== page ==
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Blind traveler shares stories of world travel

2019/02/17 19:10:18

Chen Nan-ting (陳南廷)

Taipei, Feb. 17 (CNA) Chen Nan-ting (陳南廷) lost her eyesight as a child but has not let that stop her traveling, having already visited America, Asia, Europe and Oceania.

Over the past four years Chen, now in her 50s, has experienced the places she visits by walking, biking and running.

She has run marathons in Hawaii and on Taiwan's Kinmen and Matsu islands, rode a tandem in Japan's Miyazaki Prefecture and her latest adventure was a four-day 100km "sightseeing" walk in Taitung County in December 2018, Chen said in an interview with CNA on Sunday.

People often ask her why she spends her money on traveling and how she can enjoy it being blind, Chen said.

She tells them that despite her inability to see, she can still "feel the atmosphere of places through touch, smell and hearing."

Chen also served as a living book at the Human Library set up by the Taipei-based League for Persons with Disabilities at the six-day 2019 Taipei International Book Exhibition, which ended on Sunday.

Chen fell sick with Stevens-Johnson Syndrome (SJS) at the age of nine and was left completely blind within a year.

However, her parents and sisters did not treat her as vision-impaired, Chen said, recalling that she attended normal elementary and high schools and was required to help with household chores.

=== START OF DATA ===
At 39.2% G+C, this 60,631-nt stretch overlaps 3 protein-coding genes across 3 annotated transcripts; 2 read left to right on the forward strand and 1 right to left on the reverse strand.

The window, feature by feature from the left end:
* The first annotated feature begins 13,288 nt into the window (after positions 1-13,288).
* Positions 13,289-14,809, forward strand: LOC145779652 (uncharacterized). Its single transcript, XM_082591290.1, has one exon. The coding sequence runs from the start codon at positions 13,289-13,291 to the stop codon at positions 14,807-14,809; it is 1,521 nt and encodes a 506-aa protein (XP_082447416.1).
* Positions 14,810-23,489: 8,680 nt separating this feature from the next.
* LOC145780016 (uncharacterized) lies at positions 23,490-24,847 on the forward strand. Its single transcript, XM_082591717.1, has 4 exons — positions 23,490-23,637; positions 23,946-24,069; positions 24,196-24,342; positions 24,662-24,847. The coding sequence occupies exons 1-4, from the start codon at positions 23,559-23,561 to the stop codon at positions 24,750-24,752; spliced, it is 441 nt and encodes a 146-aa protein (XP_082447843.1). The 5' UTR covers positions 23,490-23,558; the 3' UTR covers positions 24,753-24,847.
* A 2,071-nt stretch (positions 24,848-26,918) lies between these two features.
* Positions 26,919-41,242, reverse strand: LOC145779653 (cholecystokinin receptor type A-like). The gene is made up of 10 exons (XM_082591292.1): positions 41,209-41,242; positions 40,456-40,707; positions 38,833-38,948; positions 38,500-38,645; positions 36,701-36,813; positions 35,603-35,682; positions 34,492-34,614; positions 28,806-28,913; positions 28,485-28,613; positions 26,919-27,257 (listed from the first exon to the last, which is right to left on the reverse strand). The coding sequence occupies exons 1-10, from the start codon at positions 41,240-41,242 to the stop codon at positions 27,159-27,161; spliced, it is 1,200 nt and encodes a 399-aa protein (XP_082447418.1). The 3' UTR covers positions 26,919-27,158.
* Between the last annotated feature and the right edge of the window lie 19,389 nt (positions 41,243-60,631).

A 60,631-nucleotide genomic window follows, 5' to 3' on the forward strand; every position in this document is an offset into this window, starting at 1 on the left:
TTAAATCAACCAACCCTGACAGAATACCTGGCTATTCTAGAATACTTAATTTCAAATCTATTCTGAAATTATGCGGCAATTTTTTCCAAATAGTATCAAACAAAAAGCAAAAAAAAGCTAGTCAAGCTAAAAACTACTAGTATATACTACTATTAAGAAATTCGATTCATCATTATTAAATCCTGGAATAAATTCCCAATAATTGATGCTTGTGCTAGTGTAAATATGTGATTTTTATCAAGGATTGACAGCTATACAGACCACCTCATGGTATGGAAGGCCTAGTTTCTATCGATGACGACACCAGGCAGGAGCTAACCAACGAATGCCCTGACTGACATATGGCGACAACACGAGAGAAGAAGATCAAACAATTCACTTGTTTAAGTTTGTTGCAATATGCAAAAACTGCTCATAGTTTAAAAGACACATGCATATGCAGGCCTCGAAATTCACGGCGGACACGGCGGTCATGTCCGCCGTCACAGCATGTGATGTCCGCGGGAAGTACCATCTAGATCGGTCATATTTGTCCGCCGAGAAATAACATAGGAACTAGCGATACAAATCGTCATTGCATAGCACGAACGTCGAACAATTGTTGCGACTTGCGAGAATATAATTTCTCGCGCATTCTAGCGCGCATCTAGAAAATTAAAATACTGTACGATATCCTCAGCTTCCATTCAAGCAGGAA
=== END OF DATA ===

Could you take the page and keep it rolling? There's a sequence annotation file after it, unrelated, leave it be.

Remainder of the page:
"My parents' other gift to me was taking me traveling."

Such experiences allowed her to "explore" the world and satisfy her curiosity, she said. "Even though I am blind, as long as I make my way forward bravely, I can do anything a sighted person can do."

Someone once suggested she save her money and instead listen to travel programs on television, but "it is not real travel if you can’t feel it," Chen said.

When jogging, Chen is accompanied by a sighted escort who describes the landscape of the places they run past. At such moments she has an image in her mind, can smell the breeze on her face and feel the warmth of the sunshine.

"Different places smell differently," Chen said as she explains how she "sees" the places she visits.

Chen sometimes records special sounds in certain places, such as people celebrating local festivals, and can feel the road surface when running marathons in unfamiliar locations. She has also "tasted" and "smelled" Europe by touring wineries and perfume factories and rode a camel in the desert in Mongolia, she said.

Chen also collects models of popular tourist attractions, such as the Eiffel Tower in Paris, so that she can "see them by touch."

"Adventures make life enjoyable. A sense of sight is not necessary for travel; there are also the senses of touch, smell, taste and hearing," Chen says like the courageous explorer she is.

(By Chen Wei-ting and Elizabeth Hsu)